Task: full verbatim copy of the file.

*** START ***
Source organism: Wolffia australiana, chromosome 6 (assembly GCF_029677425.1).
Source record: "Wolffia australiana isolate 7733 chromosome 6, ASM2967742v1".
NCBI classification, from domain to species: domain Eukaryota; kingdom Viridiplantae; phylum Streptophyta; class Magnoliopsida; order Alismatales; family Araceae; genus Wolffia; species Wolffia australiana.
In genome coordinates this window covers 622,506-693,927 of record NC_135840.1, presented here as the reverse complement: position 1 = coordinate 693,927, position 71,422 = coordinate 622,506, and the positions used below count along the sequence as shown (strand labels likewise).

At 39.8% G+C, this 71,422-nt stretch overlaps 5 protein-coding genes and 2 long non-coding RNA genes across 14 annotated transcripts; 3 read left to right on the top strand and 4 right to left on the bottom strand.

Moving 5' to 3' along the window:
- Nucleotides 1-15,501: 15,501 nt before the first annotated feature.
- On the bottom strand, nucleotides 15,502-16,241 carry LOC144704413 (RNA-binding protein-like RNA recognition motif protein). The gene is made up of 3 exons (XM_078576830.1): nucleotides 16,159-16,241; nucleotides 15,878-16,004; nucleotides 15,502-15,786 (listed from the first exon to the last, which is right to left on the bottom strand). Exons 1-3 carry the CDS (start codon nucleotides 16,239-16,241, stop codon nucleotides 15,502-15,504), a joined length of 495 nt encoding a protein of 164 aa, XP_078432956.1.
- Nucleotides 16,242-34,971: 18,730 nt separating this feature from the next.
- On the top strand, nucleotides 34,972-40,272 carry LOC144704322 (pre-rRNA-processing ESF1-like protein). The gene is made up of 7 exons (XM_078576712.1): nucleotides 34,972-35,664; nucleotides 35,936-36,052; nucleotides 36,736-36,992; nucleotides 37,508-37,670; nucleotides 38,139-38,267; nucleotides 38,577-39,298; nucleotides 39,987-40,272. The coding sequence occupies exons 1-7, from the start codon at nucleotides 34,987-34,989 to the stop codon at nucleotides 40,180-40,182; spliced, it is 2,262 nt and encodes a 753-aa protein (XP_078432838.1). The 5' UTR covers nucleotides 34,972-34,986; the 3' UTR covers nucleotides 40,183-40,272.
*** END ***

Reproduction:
Source organism: Wolffia australiana, chromosome 6 (assembly GCF_029677425.1).
Source record: "Wolffia australiana isolate 7733 chromosome 6, ASM2967742v1".
NCBI classification, from domain to species: domain Eukaryota; kingdom Viridiplantae; phylum Streptophyta; class Magnoliopsida; order Alismatales; family Araceae; genus Wolffia; species Wolffia australiana.
In genome coordinates this window covers 622,506-693,927 of record NC_135840.1, presented here as the reverse complement: position 1 = coordinate 693,927, position 71,422 = coordinate 622,506, and the positions used below count along the sequence as shown (strand labels likewise).

At 39.8% G+C, this 71,422-nt stretch overlaps 5 protein-coding genes and 2 long non-coding RNA genes across 14 annotated transcripts; 3 read left to right on the top strand and 4 right to left on the bottom strand.

Moving 5' to 3' along the window:
- Nucleotides 1-15,501: 15,501 nt before the first annotated feature.
- On the bottom strand, nucleotides 15,502-16,241 carry LOC144704413 (RNA-binding protein-like RNA recognition motif protein). The gene is made up of 3 exons (XM_078576830.1): nucleotides 16,159-16,241; nucleotides 15,878-16,004; nucleotides 15,502-15,786 (listed from the first exon to the last, which is right to left on the bottom strand). Exons 1-3 carry the CDS (start codon nucleotides 16,239-16,241, stop codon nucleotides 15,502-15,504), a joined length of 495 nt encoding a protein of 164 aa, XP_078432956.1.
- Nucleotides 16,242-34,971: 18,730 nt separating this feature from the next.
- On the top strand, nucleotides 34,972-40,272 carry LOC144704322 (pre-rRNA-processing ESF1-like protein). The gene is made up of 7 exons (XM_078576712.1): nucleotides 34,972-35,664; nucleotides 35,936-36,052; nucleotides 36,736-36,992; nucleotides 37,508-37,670; nucleotides 38,139-38,267; nucleotides 38,577-39,298; nucleotides 39,987-40,272. The coding sequence occupies exons 1-7, from the start codon at nucleotides 34,987-34,989 to the stop codon at nucleotides 40,180-40,182; spliced, it is 2,262 nt and encodes a 753-aa protein (XP_078432838.1). The 5' UTR covers nucleotides 34,972-34,986; the 3' UTR covers nucleotides 40,183-40,272.